The age-old debate of Android (Google) vs iOS (Apple) seems like it’s never going to end. This statement is probably quite an accurate one, as any tech aficionado shall confirm. It is a true battle of the titans, the two most well-known and most used (by far) mobile operating systems in the world. No different than the age-old debates comparing BMW to Mercedes, Pepsi to Coca-Cola, or AMD vs Nvidia — whatever the case may be — there are always a couple of market leaders going at it, stirring public debate and affecting the tech economy. Of course, nothing stirs tech discussion quite like smartphones these days. As such, the debates concerning iOS vs Android are manyfold, ranging from; prices, design, features, and of course security and privacy.
Now, iOS is famous for solid privacy measures and its entire brand system is built around how it treats user data, and how ‘fair’ and ‘transparent’ it is towards its customers. That is not to say that Android, which dominates the smartphone market, is not a secure or private mobile operating system. Android has another set of problems to deal with because of sheer business volume. The most purchased and used mobile operating system out there, as well as having a vast App Store, is Android. It is also owned by Google, the world’s largest digital marketing corporation. Billions of people use Androids, and such a vast array of Android devices means more opportunities for hackers and other shortfalls. Apple has used that opportunity cleverly in that they have marketed iOS and all of their devices as the more exclusive (more expensive) but more secure and more private operating system. They have even locked in their iOS systems so that modifying them in any way voids the warranty, and have encrypted their App Store too, but more on that later.
Alas, we’ve come here today to discuss iOS vs Android, and to answer your questions about who has better privacy measures by default. Read on to find out (and click the link at the top for an in-depth analysis). Now, we’ll take a look at what privacy is, followed by the iOS vs Android privacy debate.
“Privacy” is regarded as a company’s approach and responsibility towards how user data is processed, handled and stored. It also encompasses an operating system’s privacy features, in this case. Privacy has become quite the topic of hot debate over the past few years because people have become very aware of issues including surveillance, data theft, user consent, and also data collection. With smartphones being by far the most popular devices in the world (90% of people globally access the internet via a smartphone), it is no surprise that market leaders are scrambling to not lose customers over privacy issues in their devices and operating systems.
Privacy approaches include the following criteria;
Privacy features include the following;
Now, when it comes to the two mobile OS giants, the approaches are radically different, and so are their track records. As was noted earlier, Android is owned by Google (technically parent company Alphabet), which owns several other mega-platforms and Google is the king of search and also analytics. Google does not have a great track record when it comes to user data and the privacy and security features of its operating systems and other software. Apple, on the other hand, constantly pushes its privacy and caution brand value at every large Apple event or press conference, as well as across its biggest platforms within iOS and macOS. As a result, there is always an air of ‘cleanness’ and ‘minimalism’ surrounding Apple. Also, Apple has not been subject to any serious scandals about privacy to date, and privacy experts also tend to side with Apple.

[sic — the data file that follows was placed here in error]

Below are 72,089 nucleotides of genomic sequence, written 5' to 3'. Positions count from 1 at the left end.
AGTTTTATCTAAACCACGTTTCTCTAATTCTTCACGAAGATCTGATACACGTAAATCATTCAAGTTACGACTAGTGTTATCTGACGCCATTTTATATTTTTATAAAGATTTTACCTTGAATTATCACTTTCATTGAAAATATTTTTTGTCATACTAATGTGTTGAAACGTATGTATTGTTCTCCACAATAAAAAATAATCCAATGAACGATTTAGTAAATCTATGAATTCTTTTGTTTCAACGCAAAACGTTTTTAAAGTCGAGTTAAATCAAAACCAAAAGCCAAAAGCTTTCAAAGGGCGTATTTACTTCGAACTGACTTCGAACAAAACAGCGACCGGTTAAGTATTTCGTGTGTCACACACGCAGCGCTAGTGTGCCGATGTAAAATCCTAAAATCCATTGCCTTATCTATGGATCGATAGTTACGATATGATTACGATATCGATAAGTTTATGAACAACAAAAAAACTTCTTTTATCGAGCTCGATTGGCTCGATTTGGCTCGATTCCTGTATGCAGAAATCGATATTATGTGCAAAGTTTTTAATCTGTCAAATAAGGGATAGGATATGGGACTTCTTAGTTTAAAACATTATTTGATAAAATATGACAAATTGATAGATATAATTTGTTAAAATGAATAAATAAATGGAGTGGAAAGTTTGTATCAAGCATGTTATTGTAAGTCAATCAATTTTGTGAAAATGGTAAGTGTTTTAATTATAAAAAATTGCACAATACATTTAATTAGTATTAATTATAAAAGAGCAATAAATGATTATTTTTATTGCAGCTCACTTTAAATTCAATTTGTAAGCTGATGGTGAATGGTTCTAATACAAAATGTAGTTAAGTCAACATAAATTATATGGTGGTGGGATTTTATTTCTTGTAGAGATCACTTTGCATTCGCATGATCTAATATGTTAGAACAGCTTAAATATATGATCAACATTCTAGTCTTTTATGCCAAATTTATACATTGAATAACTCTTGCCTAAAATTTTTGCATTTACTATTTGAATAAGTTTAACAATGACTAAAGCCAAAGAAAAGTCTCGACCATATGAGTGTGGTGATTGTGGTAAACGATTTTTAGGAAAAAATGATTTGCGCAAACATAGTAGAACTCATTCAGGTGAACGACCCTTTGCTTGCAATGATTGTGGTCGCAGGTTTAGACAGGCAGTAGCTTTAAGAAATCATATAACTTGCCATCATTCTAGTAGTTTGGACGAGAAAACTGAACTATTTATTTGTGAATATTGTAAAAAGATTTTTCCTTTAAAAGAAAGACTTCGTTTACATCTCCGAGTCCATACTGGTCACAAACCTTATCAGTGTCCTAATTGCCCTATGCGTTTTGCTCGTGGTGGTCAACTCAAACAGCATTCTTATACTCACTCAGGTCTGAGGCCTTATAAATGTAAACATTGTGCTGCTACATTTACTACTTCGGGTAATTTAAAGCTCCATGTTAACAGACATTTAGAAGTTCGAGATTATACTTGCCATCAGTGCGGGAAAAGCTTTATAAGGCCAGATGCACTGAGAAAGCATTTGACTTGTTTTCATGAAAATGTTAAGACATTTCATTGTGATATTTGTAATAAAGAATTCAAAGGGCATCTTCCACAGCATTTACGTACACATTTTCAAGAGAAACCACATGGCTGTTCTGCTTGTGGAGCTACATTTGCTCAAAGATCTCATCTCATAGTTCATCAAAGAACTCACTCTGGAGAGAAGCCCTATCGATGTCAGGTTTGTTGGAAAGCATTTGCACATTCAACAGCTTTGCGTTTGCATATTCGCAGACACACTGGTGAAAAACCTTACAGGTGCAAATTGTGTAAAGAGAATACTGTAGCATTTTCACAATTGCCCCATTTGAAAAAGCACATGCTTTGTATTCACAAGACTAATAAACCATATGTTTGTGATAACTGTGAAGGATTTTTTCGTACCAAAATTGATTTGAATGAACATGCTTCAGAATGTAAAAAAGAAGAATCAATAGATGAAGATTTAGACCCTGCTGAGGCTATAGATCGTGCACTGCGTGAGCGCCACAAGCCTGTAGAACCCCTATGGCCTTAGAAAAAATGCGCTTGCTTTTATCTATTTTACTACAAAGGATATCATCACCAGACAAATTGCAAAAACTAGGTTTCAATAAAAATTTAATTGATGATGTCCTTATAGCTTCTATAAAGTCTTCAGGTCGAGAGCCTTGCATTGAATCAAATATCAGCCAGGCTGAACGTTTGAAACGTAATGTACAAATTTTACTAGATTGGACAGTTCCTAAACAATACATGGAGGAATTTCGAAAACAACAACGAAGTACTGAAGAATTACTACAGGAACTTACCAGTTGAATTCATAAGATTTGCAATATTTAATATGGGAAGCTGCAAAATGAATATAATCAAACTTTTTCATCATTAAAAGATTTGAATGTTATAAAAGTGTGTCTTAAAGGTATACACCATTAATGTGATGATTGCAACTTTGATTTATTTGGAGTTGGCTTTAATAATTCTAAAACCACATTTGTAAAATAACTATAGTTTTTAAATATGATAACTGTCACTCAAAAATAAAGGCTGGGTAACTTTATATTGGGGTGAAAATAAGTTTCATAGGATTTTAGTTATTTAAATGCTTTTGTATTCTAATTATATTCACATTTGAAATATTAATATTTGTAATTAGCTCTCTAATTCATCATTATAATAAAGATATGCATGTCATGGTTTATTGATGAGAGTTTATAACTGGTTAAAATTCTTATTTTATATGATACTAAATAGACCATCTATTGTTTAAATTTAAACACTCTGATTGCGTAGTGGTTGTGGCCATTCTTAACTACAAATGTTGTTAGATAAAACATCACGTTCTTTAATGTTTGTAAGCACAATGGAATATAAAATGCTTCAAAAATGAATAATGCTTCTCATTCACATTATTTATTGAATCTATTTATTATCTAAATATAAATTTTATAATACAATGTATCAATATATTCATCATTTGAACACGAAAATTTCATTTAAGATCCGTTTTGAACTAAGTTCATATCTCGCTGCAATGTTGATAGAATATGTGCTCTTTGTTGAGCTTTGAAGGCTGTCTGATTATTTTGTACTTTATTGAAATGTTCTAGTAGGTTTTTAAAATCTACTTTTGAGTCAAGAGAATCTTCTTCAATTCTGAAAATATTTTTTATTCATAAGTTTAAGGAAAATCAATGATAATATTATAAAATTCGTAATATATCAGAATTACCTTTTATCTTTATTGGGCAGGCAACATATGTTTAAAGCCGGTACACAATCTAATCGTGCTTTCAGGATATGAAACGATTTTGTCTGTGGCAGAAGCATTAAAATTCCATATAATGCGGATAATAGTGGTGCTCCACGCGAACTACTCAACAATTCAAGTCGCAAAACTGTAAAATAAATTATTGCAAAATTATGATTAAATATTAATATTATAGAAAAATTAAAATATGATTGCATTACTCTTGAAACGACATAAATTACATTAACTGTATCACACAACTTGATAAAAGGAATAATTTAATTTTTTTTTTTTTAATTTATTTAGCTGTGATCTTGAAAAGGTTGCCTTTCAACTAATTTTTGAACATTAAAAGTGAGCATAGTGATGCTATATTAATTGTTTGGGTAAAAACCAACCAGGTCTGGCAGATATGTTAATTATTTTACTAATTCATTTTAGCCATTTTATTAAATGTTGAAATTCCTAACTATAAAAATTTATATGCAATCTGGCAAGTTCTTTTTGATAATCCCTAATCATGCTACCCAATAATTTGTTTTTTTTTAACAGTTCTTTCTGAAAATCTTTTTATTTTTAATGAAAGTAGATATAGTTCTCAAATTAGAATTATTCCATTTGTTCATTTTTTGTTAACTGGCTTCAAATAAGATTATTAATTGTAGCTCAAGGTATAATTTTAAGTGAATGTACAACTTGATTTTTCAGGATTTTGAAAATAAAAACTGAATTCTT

As far as features go, device-wise, Android (and the several iterations of it) and iOS are not so different from one another. Both of these OSes have become sophisticated software ‘Swiss-watches’ over the years and now give the user the ability to disable several diagnostics, location, app tracking, and data collection if the user so wishes. Both operating systems also allow you to store your data on the device itself as opposed to storing it on a cloud server such as Google Drive (Android) or iCloud (Apple). Both also have hundreds of lines about how they protect user data in their Privacy Policies.
So, the issue is not so much the operating systems themselves, because they can be tweaked (Android especially, with a bit of work), but it comes down to user choice. If a user wishes to use Google’s or Facebook’s services, for instance, their data will no doubt be scanned at the very least and possibly sold to a third party. The same could potentially apply to storing personal and sensitive data on Apple’s iCloud. Again, all of this can be disabled in the menus of each OS.
As far as who comes out on top, we need to look at who has privacy set up optimally by ‘default’ and privacy experts seem to agree that iOS is the winner here, albeit by a small margin.
Let’s be honest, choosing between the latest Samsung (Android) or iPhone (iOS) has been the subject of massive debate. Each has its issues, and neither is cheap, at all. However, the privacy angle tells us that both systems are now pretty much up-to-scratch with their standards. With so much strict regulation about user privacy being instated right now, they have to comply, to stay afloat. What makes the difference here is what a user does with their smartphone and how sanitized their browsing habits are. A privacy-conscious user will know to immediately set up the privacy settings on their smartphone to their liking as soon as they have a new phone in their hands. This way, the operating system will behave the way a user wants it to and the Android vs iOS privacy debate becomes obsolete. A privacy-conscious user will also know that using anonymization software like a VPN does heaps for privacy.